On another note, I want to send my blessings and best wishes for the New Year to all of our friends, students, teachers, and supporters. This has been without question our greatest year yet. We've made friends across continents, opened new doors, learned a helluva lot, and most importantly come together as the tightest group of comrades-in-arms I have ever had the honor to be associated with. 2006 has every indication of being even better. We have taken this year out with a monsterous bang, and we'll come out hitting full-force next year - God Willing!

God Bless You All!


Tuesday, December 06, 2005

The Rolling Tiger of Banten

Mas Gorka in Banten, West Java

The bonds between Michigan and Biarritz are strong. In the near future, I will be working more closely with the noble Basque warrior Gorka Echarri. I asked him to post a little about his practice on my blog, and it is with pleasure that I reproduce his article here. - JD

My dear brother Jeff asked me to write an article about Cimande...
This really nice offer put me in an odd situation because I've seen in the past that this word "cimande" is the subject of so many wars between schools in the "western part of the world". Anyway, I'll try to share my little knowledge and my personal experience, hoping that it will be able to clear the path of some true seekers.

To start I've to be really clear about the word Cimande. There is a saying in the pencak silat comunity that says that Cimande is like a broken glass. When you drop a glass on the floor there are a hundred pieces of glass on your floor but none of these pieces can say "hey ! I'm THE REAL glass" in truth all of them are the glass. In the same way, Cimande is like the broken glass and each school of Cimande is part of the same art, and none of them can say "hey ! I'm THE Cimande".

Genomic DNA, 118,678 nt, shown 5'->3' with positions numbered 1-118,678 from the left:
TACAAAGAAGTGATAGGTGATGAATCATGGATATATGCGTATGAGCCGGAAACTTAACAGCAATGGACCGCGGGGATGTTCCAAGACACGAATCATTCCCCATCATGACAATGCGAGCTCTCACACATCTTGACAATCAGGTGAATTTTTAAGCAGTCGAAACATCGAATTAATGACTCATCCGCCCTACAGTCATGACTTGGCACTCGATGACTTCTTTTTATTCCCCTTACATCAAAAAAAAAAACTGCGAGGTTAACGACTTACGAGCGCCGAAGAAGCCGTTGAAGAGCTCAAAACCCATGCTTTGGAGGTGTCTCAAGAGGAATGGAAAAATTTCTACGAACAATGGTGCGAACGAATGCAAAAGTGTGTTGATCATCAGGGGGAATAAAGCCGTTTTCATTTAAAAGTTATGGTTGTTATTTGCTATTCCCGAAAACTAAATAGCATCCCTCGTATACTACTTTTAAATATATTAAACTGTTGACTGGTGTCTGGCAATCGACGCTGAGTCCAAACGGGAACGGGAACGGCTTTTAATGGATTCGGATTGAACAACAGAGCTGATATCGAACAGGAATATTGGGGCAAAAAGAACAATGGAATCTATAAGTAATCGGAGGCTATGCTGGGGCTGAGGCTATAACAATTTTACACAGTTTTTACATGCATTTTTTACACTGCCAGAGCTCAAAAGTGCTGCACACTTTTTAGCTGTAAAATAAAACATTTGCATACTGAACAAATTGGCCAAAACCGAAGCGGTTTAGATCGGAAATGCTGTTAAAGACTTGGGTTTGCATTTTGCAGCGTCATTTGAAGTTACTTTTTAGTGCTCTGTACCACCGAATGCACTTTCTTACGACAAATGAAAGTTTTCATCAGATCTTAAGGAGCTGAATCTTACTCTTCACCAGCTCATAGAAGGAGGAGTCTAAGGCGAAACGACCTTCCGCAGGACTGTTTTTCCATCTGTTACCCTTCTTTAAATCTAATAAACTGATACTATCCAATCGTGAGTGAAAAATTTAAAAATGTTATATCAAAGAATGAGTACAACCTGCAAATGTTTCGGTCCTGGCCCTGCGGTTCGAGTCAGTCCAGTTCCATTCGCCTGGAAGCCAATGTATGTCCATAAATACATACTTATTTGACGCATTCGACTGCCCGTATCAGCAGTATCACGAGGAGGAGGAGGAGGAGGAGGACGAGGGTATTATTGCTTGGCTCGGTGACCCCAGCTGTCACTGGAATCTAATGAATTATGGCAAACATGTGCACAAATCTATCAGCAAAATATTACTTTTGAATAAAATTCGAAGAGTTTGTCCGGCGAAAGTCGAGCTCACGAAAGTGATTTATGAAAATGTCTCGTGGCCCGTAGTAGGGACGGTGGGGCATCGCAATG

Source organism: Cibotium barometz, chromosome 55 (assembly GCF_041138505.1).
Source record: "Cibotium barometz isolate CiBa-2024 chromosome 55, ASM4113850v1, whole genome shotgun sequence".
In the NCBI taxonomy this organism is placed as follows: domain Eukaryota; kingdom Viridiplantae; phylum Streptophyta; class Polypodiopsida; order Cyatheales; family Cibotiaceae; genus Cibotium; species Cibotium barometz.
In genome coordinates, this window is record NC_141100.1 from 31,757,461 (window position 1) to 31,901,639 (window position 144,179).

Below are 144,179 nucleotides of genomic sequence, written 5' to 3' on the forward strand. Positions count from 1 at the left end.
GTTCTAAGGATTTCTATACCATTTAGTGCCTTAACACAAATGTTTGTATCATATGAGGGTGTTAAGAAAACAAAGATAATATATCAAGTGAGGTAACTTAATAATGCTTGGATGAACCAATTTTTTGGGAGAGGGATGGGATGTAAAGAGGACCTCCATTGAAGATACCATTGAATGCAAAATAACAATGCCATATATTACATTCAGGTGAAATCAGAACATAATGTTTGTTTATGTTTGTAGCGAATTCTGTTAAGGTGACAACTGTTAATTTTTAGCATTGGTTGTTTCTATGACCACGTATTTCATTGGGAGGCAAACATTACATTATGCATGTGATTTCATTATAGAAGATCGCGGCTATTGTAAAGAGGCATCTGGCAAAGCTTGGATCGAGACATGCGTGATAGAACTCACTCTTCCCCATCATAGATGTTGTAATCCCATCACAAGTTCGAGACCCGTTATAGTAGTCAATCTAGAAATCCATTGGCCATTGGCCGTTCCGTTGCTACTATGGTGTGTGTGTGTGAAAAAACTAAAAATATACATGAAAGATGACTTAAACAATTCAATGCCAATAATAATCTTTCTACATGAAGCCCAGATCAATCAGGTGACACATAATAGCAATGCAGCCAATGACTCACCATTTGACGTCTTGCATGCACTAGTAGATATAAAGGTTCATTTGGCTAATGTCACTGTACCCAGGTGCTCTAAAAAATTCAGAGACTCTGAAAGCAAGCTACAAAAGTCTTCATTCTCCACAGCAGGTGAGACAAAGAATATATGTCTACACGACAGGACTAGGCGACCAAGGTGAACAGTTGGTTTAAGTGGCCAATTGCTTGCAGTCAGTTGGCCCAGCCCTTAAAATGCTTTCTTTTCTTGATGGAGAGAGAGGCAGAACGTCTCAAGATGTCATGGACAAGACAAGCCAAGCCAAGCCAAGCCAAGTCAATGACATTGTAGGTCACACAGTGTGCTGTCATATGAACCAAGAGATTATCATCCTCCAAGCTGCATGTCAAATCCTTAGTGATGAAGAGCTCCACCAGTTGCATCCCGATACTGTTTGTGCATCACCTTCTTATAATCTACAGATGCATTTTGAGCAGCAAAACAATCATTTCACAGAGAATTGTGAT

So what I would like to share is just a part of Cimande. This part of Cimande is the one I've looked for in the villages of West Java, in the Banten region, in the village of Serang. There, in this village, people are playing Pencak Silat like in France we are playing soccer, I would say that 70 to 80% of the people I've met are playing Pencak Silat.

The Cimande style that I've been taught is called Cimande Macan Guling. Cimande is the name of the style and Macan Guling (Rolling Tiger) is the name of the school. This school is very famous and very well known in Serang. They're under the authority of the PPPSBBI (Persatuan Pendekar Persilatan Seni Budaya Banten Indonesia) a very famous regional organisation. PPPSBBI has got 500 000 Silat players in West Java with 90 different styles. This organisation has been created in 1971 by Pendekar H. Tubagus Chasan Sochid a very famous man with a big charisma and a great influence on Banten region. PPPSBBI has been created to protect and develop all the traditional Pencak Silat styles from Banten (what they are doing is great...). In Cimande Macan Guling we've got jurus (codified movements), Langkahs (codified steps), Kelidans (arms game to develop reflex, hardeing the arms...), Golok (machete) jurus, pisau (knife) jurus, toya (staff) jurus, sarong jurus... Its a very wide style with a lot of material to learn.